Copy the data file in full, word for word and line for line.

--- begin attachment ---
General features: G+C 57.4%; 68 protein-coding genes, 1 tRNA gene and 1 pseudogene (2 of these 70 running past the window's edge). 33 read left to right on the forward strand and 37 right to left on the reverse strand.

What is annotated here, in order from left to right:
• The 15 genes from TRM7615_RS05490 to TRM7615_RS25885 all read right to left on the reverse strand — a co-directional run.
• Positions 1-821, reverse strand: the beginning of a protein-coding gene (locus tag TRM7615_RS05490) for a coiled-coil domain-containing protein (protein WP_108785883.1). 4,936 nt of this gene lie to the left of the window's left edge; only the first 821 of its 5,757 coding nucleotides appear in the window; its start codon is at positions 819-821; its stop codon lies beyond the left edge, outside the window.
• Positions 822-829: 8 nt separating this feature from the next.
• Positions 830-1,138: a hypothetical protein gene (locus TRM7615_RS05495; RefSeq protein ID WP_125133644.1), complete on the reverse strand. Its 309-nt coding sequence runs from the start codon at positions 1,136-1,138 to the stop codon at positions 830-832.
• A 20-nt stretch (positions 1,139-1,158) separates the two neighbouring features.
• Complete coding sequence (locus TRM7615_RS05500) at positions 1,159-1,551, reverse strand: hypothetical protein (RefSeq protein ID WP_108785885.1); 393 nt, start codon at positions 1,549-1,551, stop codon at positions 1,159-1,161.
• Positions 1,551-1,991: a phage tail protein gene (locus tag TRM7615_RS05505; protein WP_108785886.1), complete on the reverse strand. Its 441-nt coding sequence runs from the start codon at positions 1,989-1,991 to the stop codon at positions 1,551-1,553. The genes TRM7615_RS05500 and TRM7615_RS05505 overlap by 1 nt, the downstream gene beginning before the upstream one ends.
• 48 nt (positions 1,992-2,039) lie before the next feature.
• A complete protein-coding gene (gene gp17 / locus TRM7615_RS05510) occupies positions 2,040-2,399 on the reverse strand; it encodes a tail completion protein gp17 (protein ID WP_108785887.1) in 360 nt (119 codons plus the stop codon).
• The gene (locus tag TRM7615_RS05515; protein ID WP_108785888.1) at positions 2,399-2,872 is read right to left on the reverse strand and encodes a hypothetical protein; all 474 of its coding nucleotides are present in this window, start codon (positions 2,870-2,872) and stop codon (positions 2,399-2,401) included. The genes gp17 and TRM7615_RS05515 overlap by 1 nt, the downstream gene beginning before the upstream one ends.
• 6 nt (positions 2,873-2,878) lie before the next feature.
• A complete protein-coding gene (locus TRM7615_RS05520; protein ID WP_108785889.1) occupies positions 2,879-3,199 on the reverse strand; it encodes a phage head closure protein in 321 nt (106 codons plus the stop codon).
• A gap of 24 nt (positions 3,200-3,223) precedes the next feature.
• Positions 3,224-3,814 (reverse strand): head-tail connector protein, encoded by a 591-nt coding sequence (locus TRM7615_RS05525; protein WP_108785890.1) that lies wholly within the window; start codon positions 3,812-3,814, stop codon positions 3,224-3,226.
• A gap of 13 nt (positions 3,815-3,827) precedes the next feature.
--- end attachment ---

General features: G+C 57.4%; 68 protein-coding genes, 1 tRNA gene and 1 pseudogene (2 of these 70 running past the window's edge). 33 read left to right on the forward strand and 37 right to left on the reverse strand.

What is annotated here, in order from left to right:
• The 15 genes from TRM7615_RS05490 to TRM7615_RS25885 all read right to left on the reverse strand — a co-directional run.
• Positions 1-821, reverse strand: the beginning of a protein-coding gene (locus tag TRM7615_RS05490) for a coiled-coil domain-containing protein (protein WP_108785883.1). 4,936 nt of this gene lie to the left of the window's left edge; only the first 821 of its 5,757 coding nucleotides appear in the window; its start codon is at positions 819-821; its stop codon lies beyond the left edge, outside the window.
• Positions 822-829: 8 nt separating this feature from the next.
• Positions 830-1,138: a hypothetical protein gene (locus TRM7615_RS05495; RefSeq protein ID WP_125133644.1), complete on the reverse strand. Its 309-nt coding sequence runs from the start codon at positions 1,136-1,138 to the stop codon at positions 830-832.
• A 20-nt stretch (positions 1,139-1,158) separates the two neighbouring features.
• Complete coding sequence (locus TRM7615_RS05500) at positions 1,159-1,551, reverse strand: hypothetical protein (RefSeq protein ID WP_108785885.1); 393 nt, start codon at positions 1,549-1,551, stop codon at positions 1,159-1,161.
• Positions 1,551-1,991: a phage tail protein gene (locus tag TRM7615_RS05505; protein WP_108785886.1), complete on the reverse strand. Its 441-nt coding sequence runs from the start codon at positions 1,989-1,991 to the stop codon at positions 1,551-1,553. The genes TRM7615_RS05500 and TRM7615_RS05505 overlap by 1 nt, the downstream gene beginning before the upstream one ends.
• 48 nt (positions 1,992-2,039) lie before the next feature.
• A complete protein-coding gene (gene gp17 / locus TRM7615_RS05510) occupies positions 2,040-2,399 on the reverse strand; it encodes a tail completion protein gp17 (protein ID WP_108785887.1) in 360 nt (119 codons plus the stop codon).
• The gene (locus tag TRM7615_RS05515; protein ID WP_108785888.1) at positions 2,399-2,872 is read right to left on the reverse strand and encodes a hypothetical protein; all 474 of its coding nucleotides are present in this window, start codon (positions 2,870-2,872) and stop codon (positions 2,399-2,401) included. The genes gp17 and TRM7615_RS05515 overlap by 1 nt, the downstream gene beginning before the upstream one ends.
• 6 nt (positions 2,873-2,878) lie before the next feature.
• A complete protein-coding gene (locus TRM7615_RS05520; protein ID WP_108785889.1) occupies positions 2,879-3,199 on the reverse strand; it encodes a phage head closure protein in 321 nt (106 codons plus the stop codon).
• A gap of 24 nt (positions 3,200-3,223) precedes the next feature.
• Positions 3,224-3,814 (reverse strand): head-tail connector protein, encoded by a 591-nt coding sequence (locus TRM7615_RS05525; protein WP_108785890.1) that lies wholly within the window; start codon positions 3,812-3,814, stop codon positions 3,224-3,226.
• A gap of 13 nt (positions 3,815-3,827) precedes the next feature.